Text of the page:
Electric vehicles should get tax breaks and free tollways says Liberal MP

The uptake of electric vehicles in Australia is too slow, a Liberal federal MP has told Parliament, and the industry needs to be supported by tax breaks and free tollways.

Federal MP for North Sydney Trent Zimmerman has called on the federal government to cut its luxury car tax and for states to offer lower registration charges for electric vehicles.

He said he would advocate for a taskforce to help introduce such changes.

The uptake of electrical vehicles in Australia is not moving swiftly enough, a Liberal MP says.

“If we are to achieve net zero emissions by 2050, which surely must become our goal, it must be a focus of our work,” Mr Zimmerman told Parliament on Monday, noting that 19 per cent of Australia’s greenhouse gas emissions come from the transport sector.

“The average age of cars on the road today is just over 10 years,” he said. “Working back from 2050 means that, to reach net zero, we need to adopt the goal of reaching close to 100 per cent electric or other low emission vehicles in the new car market by the mid 2030s.”

Electric vehicles make up less than one per cent of new car sales, compared with a global average of 4 per cent and over 50 per cent in leading countries such as Norway.

Mr Zimmerman called on Australian governments not to follow the path of Victoria and South Australia in introducing road user charges for electric vehicle owners. He called for other states to adopt NSW plans to replace its bus fleet with 100 per cent electric or low emission vehicles by the end of this decade.

During an online forum last week, hosted by the conservative environmental group Coalition for Conservation, its chair Cristina Talacko said she believed there was “a bit of a lack of policy” in the electric vehicle area, and as a result electric car manufacturers were directing their product to other markets, causing a shortage in Australia.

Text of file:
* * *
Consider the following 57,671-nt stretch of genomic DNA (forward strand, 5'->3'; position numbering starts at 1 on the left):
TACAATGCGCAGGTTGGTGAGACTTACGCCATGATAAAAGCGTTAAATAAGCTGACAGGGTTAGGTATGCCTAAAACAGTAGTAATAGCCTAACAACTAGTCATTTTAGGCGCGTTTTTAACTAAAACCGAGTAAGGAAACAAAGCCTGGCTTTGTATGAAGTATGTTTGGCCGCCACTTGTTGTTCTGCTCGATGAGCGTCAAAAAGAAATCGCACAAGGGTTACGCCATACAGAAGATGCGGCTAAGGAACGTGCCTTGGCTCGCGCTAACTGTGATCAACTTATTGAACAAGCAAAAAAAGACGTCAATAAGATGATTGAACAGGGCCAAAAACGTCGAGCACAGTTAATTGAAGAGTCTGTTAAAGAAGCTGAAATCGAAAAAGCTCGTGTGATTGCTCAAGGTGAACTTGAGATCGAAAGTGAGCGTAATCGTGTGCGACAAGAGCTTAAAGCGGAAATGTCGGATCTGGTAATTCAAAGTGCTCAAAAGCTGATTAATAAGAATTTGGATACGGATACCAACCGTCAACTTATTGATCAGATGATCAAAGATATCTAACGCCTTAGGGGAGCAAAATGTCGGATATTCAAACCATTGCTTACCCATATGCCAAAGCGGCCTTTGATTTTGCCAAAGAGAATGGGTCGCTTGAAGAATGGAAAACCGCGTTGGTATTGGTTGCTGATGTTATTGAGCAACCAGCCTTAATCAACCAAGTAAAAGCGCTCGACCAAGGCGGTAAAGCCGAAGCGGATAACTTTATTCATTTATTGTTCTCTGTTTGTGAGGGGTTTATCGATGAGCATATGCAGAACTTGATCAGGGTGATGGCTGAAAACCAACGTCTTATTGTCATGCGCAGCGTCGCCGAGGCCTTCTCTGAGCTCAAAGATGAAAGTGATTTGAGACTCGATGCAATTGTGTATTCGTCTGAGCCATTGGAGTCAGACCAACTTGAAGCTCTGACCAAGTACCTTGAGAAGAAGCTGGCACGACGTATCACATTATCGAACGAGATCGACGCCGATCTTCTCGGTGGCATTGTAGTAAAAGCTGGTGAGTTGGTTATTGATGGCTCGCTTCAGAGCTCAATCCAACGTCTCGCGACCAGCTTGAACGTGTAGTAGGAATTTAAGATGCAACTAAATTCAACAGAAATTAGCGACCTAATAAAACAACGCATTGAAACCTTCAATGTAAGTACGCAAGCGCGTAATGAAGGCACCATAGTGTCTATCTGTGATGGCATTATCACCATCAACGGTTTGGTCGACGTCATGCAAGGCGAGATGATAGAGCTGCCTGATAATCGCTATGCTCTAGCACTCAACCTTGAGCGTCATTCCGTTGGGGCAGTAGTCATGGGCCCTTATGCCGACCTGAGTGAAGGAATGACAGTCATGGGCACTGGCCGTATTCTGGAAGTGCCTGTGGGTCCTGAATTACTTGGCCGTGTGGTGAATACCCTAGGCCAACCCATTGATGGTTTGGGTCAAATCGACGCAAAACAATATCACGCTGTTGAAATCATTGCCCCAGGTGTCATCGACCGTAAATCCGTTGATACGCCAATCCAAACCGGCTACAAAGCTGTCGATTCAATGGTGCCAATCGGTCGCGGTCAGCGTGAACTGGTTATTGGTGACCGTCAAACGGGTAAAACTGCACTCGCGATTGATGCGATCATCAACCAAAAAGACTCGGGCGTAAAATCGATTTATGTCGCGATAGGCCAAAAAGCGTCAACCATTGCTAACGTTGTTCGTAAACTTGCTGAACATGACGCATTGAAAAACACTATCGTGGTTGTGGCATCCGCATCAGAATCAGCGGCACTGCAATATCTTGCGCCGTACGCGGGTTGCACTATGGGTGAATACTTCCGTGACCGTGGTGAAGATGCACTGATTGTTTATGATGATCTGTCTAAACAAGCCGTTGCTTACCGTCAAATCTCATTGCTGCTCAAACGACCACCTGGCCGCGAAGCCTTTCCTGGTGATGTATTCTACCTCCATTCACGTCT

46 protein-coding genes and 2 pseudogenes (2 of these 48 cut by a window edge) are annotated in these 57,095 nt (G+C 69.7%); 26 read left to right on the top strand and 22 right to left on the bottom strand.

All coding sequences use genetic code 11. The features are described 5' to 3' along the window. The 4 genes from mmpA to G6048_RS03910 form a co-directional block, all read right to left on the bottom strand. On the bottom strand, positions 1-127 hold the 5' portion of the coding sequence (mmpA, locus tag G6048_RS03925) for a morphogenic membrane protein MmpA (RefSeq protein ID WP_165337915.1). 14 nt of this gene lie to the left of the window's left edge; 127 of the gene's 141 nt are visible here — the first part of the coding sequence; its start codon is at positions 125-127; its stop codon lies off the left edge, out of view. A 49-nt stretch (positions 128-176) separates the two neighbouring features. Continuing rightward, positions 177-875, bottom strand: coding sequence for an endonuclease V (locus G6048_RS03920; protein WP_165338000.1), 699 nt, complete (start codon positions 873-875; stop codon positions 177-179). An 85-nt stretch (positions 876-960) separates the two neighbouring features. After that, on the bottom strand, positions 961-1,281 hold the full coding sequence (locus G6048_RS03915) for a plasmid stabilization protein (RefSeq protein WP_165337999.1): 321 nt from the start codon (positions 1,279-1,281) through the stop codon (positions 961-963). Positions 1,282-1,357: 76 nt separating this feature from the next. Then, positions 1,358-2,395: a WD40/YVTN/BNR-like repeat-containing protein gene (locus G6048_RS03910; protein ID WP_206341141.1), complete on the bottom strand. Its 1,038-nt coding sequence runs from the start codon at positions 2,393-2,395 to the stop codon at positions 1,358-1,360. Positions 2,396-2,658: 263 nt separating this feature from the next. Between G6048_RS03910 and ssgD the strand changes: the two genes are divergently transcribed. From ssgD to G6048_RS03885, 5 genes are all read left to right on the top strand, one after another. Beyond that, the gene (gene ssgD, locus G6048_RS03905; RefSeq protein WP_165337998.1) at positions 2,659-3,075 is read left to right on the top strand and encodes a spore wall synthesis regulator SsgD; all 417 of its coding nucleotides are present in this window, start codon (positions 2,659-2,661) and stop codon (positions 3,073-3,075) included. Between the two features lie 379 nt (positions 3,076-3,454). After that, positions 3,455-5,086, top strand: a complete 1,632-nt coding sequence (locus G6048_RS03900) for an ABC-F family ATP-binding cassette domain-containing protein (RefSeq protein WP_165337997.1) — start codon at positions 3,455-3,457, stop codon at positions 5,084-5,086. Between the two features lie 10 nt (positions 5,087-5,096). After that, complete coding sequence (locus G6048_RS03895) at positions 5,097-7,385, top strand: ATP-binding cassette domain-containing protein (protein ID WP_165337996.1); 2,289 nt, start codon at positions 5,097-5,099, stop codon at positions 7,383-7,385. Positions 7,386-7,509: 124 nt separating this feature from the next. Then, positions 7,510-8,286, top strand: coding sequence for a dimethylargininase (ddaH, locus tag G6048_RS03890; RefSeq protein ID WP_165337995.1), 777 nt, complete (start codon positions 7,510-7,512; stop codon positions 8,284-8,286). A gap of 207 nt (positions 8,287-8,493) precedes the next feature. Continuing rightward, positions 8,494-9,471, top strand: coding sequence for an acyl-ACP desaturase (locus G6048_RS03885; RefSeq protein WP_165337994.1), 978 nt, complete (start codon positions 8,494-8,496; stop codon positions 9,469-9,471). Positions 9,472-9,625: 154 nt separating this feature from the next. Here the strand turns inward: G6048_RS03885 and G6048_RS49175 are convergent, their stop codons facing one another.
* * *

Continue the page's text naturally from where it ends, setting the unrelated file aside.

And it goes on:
The forum was also addressed by the Victorian Liberal MP Dr Katie Allen, Electric Vehicle Council chief executive Behyad Jafari, and Mr Zimmerman.

He said on Tuesday he believed an electric vehicle task force should be constituted via the national cabinet to make sure state and federal governments worked together.

“It is an idea I will be pursuing with the Treasurer and the Prime Minister,” Mr Zimmerman said.

He said while he understood why governments were concerned that fuel excise revenues would fall as electric vehicles were adopted, he did not believe purchasers should be hit with a Victorian-style road user charge until the industry had matured.

Mr Zimmerman welcomed his government’s release of its “Future Fuels Strategy” discussion paper, which prioritised government support for charging infrastructure and fleet purchases, but not for subsidies for individual consumers or an end date on the sale of internal combustion engines.

But he said more needs to be done to ensure the transport sector reaches net zero in time to meet Paris Agreement targets.

Major carmakers including General Motors and Ford have declared plans to phase out internal combustion engines by 2035, while many cities, states and countries have said they will ban such vehicles in the coming years.

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